I snapped off a couple of tassels and shook them on the silk of the new ears of corn, dusting both ears on each stalk--just in case the bees missed some. If you've ever eaten an ear of corn that is missing kernels, that usually means the corn didn't get adequately pollinated.  Corn grows with one ear higher up on the stalk and this is the one that usually gets sufficiently pollinated. (I know most of you know this so bear with me but a few might not.)  The second ear, located farther down the stalk is somewhat in the position of mammals who get the "hind teat."


An Intelligent and Uninvited Guest in the Corn Patch

The seeming intelligence of insects is amazing!  When I was snapping off a tassel to pollinate the ears of corn, I noticed a little critter, about half an inch long, on one of the stems of the tassel.  It looked like a small moth or a skipper with closed wings.  I wanted to take a photo of it with my phone and then try to identify it later on the Internet.  As I turned the tassel, the little creature kept moving to the underside of the stem where I could not see him.  It was comical.  I never could get a photo of it.  It kept moving to the underside of the stem.  So, after giving up in my efforts, and being the generous garden goddess that I am, I deemed it should live and didn't squash it.  However, the generosity of my current kind heart may not extend to next year.*


What will we do with this weird corn we are growing? (If it completes its life cycle and becomes a healthy ear of corn)

The Aztec Black and the Oaxacan Green will be ground into corn meal and used to make taco chips for our November 4 Fall Harvest at the Garden when we'll be harvesting the sweet potatoes and the loofahs.  If you've seen blue taco chips, they are made from Aztec Black corn meal.  The Oaxacan Green is usually a cultural local tortilla made in Oaxaca.  We might have tortillas or we may toast them into chips.

The Bantam Sweet corn we will share some with Good Sam's and use the rest for seed to share with the community as seeds for next year.


Teosinte  (The ancestor of Corn)

We also have an entire patch of Teosinte down at the garden.  Teosinte is the common name for a group of four annual and perennial species of the genus Zea native to Mexico and Central America. While the maize and teosinte plants share a similarly robust growth form, their female inflorescences or ears are strikingly different. The teosinte ear possesses only about 5 to 12 kernels, each sealed tightly in a stony casing.  However, it is noteworthy that the ancients still pounded these seeds into meal and made bread from it. The best estimate is that maize was domesticated between 6,000 and 10,000 years ago.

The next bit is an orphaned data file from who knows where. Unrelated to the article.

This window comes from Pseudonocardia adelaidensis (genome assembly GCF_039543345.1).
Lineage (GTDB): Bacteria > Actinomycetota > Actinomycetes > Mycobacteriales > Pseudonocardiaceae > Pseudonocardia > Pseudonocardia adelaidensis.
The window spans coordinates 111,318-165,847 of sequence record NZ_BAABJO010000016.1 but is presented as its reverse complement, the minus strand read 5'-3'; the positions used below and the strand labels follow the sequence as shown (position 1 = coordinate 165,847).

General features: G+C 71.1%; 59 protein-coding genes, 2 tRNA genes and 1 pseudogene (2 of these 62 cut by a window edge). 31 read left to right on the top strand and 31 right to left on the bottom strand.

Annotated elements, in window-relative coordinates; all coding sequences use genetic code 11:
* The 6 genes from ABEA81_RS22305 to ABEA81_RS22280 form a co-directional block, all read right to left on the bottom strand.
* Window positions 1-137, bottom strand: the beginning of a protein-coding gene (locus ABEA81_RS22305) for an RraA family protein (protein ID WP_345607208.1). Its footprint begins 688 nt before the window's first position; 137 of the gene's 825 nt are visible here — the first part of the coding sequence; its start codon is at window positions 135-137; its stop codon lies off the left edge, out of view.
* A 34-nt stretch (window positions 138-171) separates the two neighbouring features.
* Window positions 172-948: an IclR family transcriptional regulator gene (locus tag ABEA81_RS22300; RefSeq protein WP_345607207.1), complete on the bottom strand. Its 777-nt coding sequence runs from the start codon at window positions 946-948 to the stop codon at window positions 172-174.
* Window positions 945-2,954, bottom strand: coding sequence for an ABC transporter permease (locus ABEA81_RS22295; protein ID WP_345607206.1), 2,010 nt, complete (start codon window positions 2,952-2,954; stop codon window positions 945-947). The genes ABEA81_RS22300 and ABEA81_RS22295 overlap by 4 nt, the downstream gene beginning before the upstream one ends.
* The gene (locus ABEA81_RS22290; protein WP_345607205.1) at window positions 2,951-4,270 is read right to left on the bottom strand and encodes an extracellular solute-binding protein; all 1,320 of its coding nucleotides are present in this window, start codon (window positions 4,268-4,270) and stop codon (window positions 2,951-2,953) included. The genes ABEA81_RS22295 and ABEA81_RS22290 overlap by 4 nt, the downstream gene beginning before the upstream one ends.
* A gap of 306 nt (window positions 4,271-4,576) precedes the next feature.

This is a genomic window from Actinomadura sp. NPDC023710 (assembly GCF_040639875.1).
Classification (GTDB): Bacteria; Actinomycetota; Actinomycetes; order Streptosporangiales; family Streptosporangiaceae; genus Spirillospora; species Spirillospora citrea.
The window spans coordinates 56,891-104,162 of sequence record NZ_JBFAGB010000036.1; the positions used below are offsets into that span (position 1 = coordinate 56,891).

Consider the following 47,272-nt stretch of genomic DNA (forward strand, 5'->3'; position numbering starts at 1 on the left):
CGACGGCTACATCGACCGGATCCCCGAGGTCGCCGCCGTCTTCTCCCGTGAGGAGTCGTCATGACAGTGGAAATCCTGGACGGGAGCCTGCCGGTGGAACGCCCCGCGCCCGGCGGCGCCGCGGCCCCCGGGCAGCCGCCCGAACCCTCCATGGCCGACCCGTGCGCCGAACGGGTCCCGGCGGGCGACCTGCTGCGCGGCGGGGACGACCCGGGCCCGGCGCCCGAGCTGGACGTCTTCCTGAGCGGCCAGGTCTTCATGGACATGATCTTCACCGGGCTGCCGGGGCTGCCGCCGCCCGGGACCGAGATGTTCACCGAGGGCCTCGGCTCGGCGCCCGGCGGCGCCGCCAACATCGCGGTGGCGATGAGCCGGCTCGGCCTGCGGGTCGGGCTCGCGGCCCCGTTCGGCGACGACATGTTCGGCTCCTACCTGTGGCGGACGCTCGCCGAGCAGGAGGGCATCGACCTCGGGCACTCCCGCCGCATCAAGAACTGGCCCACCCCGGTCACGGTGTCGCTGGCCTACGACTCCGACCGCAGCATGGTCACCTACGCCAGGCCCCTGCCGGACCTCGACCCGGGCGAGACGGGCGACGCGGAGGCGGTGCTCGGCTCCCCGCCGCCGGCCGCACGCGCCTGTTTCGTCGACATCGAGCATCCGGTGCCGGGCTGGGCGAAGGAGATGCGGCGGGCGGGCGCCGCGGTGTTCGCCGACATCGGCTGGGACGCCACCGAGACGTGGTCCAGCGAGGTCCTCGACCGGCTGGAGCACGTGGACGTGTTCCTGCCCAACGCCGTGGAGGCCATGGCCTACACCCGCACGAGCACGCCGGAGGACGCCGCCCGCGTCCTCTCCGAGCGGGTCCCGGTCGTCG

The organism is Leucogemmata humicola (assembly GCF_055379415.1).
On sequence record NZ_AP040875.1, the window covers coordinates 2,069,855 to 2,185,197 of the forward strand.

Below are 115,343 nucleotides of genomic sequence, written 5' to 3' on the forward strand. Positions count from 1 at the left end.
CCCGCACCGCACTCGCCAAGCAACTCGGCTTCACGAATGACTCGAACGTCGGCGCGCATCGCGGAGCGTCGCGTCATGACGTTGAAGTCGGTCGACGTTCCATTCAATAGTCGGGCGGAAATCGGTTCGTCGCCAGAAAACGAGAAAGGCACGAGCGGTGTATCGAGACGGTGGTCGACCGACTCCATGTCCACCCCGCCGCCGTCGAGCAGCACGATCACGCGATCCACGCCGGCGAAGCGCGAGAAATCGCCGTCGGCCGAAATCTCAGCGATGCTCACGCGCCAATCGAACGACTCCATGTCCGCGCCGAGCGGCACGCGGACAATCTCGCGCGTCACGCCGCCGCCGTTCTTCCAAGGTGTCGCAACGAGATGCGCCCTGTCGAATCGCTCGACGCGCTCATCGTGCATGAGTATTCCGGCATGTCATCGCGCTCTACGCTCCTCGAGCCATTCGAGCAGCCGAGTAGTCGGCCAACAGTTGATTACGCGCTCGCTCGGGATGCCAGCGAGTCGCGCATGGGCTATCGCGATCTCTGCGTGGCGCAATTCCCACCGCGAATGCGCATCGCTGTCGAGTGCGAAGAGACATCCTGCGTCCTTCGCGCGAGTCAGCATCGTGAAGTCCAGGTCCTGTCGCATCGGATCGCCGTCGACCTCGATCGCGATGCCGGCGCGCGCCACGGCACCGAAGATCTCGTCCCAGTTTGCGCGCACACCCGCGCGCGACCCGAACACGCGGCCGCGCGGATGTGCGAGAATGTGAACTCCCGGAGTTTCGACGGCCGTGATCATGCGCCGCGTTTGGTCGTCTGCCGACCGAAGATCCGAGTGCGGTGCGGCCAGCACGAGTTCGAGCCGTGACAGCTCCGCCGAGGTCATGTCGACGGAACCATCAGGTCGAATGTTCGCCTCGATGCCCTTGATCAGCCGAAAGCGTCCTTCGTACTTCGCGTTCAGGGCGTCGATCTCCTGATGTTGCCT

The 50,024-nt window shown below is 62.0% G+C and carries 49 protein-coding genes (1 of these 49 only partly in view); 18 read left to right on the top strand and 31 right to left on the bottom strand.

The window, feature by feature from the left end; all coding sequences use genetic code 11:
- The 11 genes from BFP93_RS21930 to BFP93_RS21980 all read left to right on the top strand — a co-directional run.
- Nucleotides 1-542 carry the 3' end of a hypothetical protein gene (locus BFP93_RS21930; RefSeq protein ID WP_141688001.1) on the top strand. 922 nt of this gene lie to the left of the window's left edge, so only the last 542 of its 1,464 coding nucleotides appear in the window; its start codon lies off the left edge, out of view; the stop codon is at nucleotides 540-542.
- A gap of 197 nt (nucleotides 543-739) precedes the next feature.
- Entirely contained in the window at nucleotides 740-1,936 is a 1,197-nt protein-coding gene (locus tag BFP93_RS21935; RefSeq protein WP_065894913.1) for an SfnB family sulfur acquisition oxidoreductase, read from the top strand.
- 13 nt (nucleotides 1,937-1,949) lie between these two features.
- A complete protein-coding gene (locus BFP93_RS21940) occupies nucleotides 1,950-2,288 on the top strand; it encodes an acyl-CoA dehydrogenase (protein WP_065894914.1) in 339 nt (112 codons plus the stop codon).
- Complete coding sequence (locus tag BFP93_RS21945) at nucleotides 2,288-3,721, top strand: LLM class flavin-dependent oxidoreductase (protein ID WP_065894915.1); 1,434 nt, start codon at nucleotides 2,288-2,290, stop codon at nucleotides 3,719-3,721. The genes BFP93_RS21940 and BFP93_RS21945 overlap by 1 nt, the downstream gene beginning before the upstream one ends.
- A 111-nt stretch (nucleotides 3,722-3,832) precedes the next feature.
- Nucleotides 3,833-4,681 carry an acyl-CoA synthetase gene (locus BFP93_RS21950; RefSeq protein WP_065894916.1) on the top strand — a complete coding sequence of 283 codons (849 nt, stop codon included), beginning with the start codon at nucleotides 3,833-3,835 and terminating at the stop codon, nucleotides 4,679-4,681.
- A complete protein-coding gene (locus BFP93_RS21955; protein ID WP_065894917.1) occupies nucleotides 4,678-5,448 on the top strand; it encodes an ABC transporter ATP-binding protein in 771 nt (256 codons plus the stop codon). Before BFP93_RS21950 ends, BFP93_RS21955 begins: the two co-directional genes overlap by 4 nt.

Susan Metz, one of our many community friends of the garden, donated the seed for this patch.  Susan has all kinds of degrees in horticultural and agricultural science and has been involved in agricultural research her entire life. Thus she has access to all kinds of exotic seeds that she shares with us.

Teosinte takes about 120 days to mature.  By the time we got all the Bermuda grass out of this plot and the Teosinte seed planted, the Aztec Black, Oaxacan Green and the Bantam were already about 6 inches high.  (Thus this plot is behind the other corn plots as the maturity cycle for all our other corn is about 90 days).  

Corn or Maize has been traced back to Teosinte.  Horticulturists are doing many different experiments these days with teosinte and other species of corn creating hybrid plants, as teosinte is especially disease resistant.  I plan to learn more about hybrids over the winter with my reading. I'm still holding a somewhat of a paranoid stance toward participating in the development of hybrids, as their seed in the next generation are so iffy.  In fact, except as part of some experiment, I wouldn’t even bother to save seeds from hybrids and plant them.  If you’ve ever saved seed from produce purchased at the grocery store and then not have any good results (poor produce, or sometimes none at all)—most likely it’s because the seed you saved was from a hybrid.

We will share some of the Teosinte (Tay O sin Tay) seed with school kids and also we plan to grind some into corn meal for our Garden Harvest Festival November 4 that we'll make taco chips out of.  Imagine the experience of eating the same food that people ate almost 10,000 years ago!


*Suppressing Competition for the Corn

I did a little research yesterday when I got home from the garden.  I am a little concerned that the insect I saw on the corn tassel might have been a baby Helicoverpa zea.  In its larval stage this moth is known as the corn earworm.  We’ll see what transpires with the corn.  If this is indeed a corn pest and it destroys most of our corn crop, then next year we will take definite action.  If it only eats a small part of our crop we will likely live with it.

If it is determined that we won't have any corn to eat otherwise, we will order a box of nematodes next year.  The going price for the gardener is $36 for 1,600 square feet.

Entomopathogenic nematodes, which are available commercially, provide good suppression of developing larvae if they are applied to corn silk; this has application for home garden production of corn if not commercial production (Purcell et al. 1992). Soil surface and subsurface applications of nematodes also can affect earworm populations because larvae drop to the soil to pupate (Cabanillas and Raulston 1996). This approach may have application for commercial crop protection, but larvae must complete their development before they are killed, so some crop damage ensues.



Chairs, donated by Kevin and Chris, friends of the Garden - June 7, 2017